# Number of divisors

2010 Mathematics Subject Classification: Primary: 11A25 [MSN][ZBL]

of a natural number $n$

The number of natural divisors of the number $n$. This arithmetic function is denoted by $\tau(n)$ or $d(n)$. The following formula holds: $$\tau(n) = (a_1+1) \cdots (a_k+1)$$ where $$n = p_1^{a_1} \cdots p_k^{a_k}$$ is the canonical expansion of $n$ into prime power factors. For prime numbers $p$, $\tau(p) = 2$, but there exists an infinite sequence of $n$ for which $$\tau(n) \ge 2^{1-\epsilon} \frac{\log n}{\log\log n}\,,\ \ \epsilon > 0 \ .$$

On the other hand, for all $\epsilon > 0$, $$\tau(n) = O(n^\epsilon)\ .$$

$\tau$ is a multiplicative arithmetic function and is equal to the number of points with natural coordinates on the hyperbola $xy = n$. The average value of $\tau(n)$ is given by Dirichlet's asymptotic formula (cf. Divisor problems).

The function $\tau_k(n)$, which is the number of solutions of the equation $n = x_1\cdots x_k$ in natural numbers $x_1,\ldots,x_k$, is a generalization of the function $\tau$.

#### References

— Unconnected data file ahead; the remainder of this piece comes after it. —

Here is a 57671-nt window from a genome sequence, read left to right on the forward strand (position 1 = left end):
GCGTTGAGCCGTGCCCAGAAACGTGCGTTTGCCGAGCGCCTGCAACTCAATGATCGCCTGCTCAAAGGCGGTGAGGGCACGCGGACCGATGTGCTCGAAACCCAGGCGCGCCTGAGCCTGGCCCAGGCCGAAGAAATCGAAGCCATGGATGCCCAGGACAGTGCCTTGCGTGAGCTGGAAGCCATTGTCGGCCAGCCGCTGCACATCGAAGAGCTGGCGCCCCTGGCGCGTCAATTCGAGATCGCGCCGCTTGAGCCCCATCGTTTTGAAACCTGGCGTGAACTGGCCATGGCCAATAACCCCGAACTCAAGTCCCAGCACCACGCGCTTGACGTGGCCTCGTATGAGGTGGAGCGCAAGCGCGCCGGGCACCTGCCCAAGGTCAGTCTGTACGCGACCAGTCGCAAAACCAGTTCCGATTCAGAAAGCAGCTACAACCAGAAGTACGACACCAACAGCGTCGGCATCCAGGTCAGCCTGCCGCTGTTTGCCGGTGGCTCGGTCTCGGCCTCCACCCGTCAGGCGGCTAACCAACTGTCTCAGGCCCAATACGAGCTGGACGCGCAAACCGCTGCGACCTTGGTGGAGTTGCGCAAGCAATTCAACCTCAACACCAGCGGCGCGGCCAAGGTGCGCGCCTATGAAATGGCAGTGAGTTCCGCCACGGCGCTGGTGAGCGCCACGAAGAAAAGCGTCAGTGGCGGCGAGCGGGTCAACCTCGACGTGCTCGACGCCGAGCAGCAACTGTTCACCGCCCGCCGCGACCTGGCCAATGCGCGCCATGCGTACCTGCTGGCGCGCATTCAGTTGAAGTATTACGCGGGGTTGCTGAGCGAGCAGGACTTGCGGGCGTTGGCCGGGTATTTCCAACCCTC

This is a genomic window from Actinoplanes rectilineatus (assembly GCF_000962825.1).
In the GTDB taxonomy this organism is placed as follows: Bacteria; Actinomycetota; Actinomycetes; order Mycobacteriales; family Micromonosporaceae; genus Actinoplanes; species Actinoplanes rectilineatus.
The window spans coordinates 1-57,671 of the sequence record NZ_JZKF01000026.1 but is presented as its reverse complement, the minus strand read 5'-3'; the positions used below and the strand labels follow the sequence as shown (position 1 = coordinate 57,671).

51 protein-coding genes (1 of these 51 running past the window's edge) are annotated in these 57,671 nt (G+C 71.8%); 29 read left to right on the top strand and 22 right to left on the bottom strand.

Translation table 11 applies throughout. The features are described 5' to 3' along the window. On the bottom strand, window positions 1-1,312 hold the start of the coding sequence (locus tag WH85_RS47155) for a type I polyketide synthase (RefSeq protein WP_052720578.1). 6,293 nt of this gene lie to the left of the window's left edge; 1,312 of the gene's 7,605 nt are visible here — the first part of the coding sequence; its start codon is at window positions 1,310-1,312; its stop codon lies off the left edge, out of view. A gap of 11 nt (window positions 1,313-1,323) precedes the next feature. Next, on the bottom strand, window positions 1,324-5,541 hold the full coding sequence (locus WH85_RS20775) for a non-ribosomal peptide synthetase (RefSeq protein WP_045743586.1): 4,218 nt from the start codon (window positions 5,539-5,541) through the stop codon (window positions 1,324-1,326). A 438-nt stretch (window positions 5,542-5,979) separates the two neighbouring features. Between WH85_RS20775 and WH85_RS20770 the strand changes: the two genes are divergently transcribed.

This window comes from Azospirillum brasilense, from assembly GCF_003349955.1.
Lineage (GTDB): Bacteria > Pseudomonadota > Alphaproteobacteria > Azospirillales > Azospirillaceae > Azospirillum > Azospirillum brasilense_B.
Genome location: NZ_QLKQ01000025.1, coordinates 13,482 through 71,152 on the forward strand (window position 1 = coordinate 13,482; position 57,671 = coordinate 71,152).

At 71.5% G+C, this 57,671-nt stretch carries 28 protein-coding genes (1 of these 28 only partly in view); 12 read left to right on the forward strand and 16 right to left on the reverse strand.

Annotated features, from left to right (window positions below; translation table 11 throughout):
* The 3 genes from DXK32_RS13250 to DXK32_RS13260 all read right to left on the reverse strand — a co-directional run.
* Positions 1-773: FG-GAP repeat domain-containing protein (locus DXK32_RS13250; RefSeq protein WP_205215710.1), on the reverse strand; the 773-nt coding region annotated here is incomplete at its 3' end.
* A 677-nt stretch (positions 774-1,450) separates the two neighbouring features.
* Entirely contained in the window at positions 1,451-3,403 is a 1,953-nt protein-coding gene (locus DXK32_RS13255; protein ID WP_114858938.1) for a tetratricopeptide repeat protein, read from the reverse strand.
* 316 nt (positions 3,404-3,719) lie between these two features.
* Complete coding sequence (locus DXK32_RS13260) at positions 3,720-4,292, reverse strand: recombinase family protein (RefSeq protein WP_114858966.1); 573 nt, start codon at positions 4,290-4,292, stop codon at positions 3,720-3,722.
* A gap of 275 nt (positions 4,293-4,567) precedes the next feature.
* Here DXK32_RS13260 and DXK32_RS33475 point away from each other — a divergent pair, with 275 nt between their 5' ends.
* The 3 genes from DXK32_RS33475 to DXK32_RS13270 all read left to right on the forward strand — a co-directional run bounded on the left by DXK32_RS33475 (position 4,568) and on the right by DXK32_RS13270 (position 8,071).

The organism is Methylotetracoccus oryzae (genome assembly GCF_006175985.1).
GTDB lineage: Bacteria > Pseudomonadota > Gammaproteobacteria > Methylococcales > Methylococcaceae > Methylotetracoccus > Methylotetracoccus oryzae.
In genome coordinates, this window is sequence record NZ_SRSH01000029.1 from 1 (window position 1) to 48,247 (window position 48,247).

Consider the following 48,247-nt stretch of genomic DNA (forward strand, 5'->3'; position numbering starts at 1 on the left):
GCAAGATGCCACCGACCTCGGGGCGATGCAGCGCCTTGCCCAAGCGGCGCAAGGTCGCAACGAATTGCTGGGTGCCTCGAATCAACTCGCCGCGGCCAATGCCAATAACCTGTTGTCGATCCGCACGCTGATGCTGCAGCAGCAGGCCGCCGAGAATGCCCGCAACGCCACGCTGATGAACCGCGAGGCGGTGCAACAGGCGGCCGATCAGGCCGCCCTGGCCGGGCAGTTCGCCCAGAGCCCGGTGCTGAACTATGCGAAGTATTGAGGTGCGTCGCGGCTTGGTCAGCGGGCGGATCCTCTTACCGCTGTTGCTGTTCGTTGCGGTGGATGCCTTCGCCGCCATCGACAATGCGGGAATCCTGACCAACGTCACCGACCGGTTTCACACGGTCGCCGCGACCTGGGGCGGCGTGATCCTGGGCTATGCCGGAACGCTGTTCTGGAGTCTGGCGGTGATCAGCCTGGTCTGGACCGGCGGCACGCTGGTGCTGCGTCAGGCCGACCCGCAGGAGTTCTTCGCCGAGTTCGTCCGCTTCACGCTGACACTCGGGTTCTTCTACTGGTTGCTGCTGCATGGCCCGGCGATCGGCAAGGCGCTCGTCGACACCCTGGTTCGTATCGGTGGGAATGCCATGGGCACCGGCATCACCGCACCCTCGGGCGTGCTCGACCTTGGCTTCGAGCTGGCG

[1] I.M. Vinogradov, "Elements of number theory" , Dover, reprint (1954) (Translated from Russian) [2] K. Prachar, "Primzahlverteilung" , Springer (1957)

The average value of the number of divisors was obtained by P. Dirichlet in 1849, in the form $$\sum_{n \le x} \tau(n) = x \log x + (2 \gamma - 1)x + O(\sqrt x) \ .$$

#### References

 [a1] G.H. Hardy, E.M. Wright, "An introduction to the theory of numbers" , Oxford Univ. Press (1979) pp. Chapt. XVI
How to Cite This Entry:
Number of divisors. Encyclopedia of Mathematics. URL: http://encyclopediaofmath.org/index.php?title=Number_of_divisors&oldid=51004
This article was adapted from an original article by N.I. Klimov (originator), which appeared in Encyclopedia of Mathematics - ISBN 1402006098. See original article